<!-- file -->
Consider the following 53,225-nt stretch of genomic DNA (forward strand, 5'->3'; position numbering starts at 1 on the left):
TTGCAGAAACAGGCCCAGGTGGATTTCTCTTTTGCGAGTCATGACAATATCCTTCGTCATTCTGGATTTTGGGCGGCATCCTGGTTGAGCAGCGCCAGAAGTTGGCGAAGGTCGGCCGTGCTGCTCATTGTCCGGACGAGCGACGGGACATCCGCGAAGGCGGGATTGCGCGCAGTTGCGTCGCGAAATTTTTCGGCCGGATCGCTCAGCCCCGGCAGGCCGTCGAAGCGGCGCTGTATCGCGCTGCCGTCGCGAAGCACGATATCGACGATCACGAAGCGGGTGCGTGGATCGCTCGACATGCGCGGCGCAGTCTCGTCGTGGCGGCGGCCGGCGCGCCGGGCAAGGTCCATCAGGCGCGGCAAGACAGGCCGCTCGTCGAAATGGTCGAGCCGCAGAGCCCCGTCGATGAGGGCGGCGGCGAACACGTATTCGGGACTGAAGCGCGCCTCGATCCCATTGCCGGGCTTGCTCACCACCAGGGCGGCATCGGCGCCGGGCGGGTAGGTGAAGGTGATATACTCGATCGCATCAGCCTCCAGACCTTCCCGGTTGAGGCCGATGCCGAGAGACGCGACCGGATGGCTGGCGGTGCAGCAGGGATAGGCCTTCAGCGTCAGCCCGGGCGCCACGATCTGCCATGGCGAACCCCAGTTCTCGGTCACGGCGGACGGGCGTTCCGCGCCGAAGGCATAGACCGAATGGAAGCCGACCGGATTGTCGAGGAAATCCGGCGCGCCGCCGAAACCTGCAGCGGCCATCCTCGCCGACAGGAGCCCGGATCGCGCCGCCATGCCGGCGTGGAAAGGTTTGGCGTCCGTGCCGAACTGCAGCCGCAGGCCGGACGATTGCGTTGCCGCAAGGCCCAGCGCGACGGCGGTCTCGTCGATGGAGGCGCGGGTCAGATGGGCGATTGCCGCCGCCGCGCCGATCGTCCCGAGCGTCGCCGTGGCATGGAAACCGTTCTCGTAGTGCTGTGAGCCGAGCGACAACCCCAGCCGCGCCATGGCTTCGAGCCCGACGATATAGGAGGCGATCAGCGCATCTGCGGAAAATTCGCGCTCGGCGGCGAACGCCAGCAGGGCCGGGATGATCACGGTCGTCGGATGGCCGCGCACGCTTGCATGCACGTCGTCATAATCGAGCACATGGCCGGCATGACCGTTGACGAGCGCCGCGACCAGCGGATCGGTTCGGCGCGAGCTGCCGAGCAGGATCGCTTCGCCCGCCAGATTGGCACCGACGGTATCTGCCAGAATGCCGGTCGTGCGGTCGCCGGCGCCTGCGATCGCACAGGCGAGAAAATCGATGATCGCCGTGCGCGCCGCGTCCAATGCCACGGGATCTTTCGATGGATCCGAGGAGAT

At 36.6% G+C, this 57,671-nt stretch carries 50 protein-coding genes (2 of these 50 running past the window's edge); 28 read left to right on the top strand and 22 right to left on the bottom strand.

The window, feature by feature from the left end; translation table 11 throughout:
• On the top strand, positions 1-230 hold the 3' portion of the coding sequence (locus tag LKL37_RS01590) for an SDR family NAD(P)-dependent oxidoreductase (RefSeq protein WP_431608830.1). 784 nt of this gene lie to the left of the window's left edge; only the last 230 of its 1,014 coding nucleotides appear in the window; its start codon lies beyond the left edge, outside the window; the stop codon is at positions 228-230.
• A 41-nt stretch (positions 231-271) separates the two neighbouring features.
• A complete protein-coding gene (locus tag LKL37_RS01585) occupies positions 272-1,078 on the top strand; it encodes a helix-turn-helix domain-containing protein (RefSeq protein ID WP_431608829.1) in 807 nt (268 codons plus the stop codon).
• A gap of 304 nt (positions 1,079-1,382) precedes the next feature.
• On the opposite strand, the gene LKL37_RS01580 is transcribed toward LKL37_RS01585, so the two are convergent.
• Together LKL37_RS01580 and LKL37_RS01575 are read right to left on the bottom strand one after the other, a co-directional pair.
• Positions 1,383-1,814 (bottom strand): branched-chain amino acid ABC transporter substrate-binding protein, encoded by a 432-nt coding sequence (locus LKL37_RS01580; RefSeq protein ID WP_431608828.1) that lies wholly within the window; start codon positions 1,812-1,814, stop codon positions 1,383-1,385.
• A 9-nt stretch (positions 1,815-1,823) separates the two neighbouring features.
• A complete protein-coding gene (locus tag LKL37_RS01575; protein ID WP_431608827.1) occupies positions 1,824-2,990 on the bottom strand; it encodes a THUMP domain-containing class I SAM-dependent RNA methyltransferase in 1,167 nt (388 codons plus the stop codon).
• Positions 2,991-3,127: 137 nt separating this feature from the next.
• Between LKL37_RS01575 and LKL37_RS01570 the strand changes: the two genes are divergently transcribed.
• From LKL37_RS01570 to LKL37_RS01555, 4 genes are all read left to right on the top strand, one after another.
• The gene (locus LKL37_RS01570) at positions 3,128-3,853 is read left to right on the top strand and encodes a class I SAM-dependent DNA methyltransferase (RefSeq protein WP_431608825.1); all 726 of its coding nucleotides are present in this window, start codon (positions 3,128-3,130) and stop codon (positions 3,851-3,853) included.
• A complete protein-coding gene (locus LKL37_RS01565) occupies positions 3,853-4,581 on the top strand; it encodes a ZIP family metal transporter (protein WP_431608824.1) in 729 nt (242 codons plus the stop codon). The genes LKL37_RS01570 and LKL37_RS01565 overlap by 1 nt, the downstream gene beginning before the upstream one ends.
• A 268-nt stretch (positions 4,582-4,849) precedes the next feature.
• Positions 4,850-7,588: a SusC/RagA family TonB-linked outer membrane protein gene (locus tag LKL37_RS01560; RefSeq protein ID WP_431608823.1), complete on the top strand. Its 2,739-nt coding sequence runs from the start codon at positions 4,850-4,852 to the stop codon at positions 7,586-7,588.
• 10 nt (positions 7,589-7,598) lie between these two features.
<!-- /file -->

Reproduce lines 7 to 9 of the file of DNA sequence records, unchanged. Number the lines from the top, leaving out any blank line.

• A complete protein-coding gene (locus tag LKL37_RS01585) occupies positions 272-1,078 on the top strand; it encodes a helix-turn-helix domain-containing protein (RefSeq protein ID WP_431608829.1) in 807 nt (268 codons plus the stop codon).
• A gap of 304 nt (positions 1,079-1,382) precedes the next feature.
• On the opposite strand, the gene LKL37_RS01580 is transcribed toward LKL37_RS01585, so the two are convergent.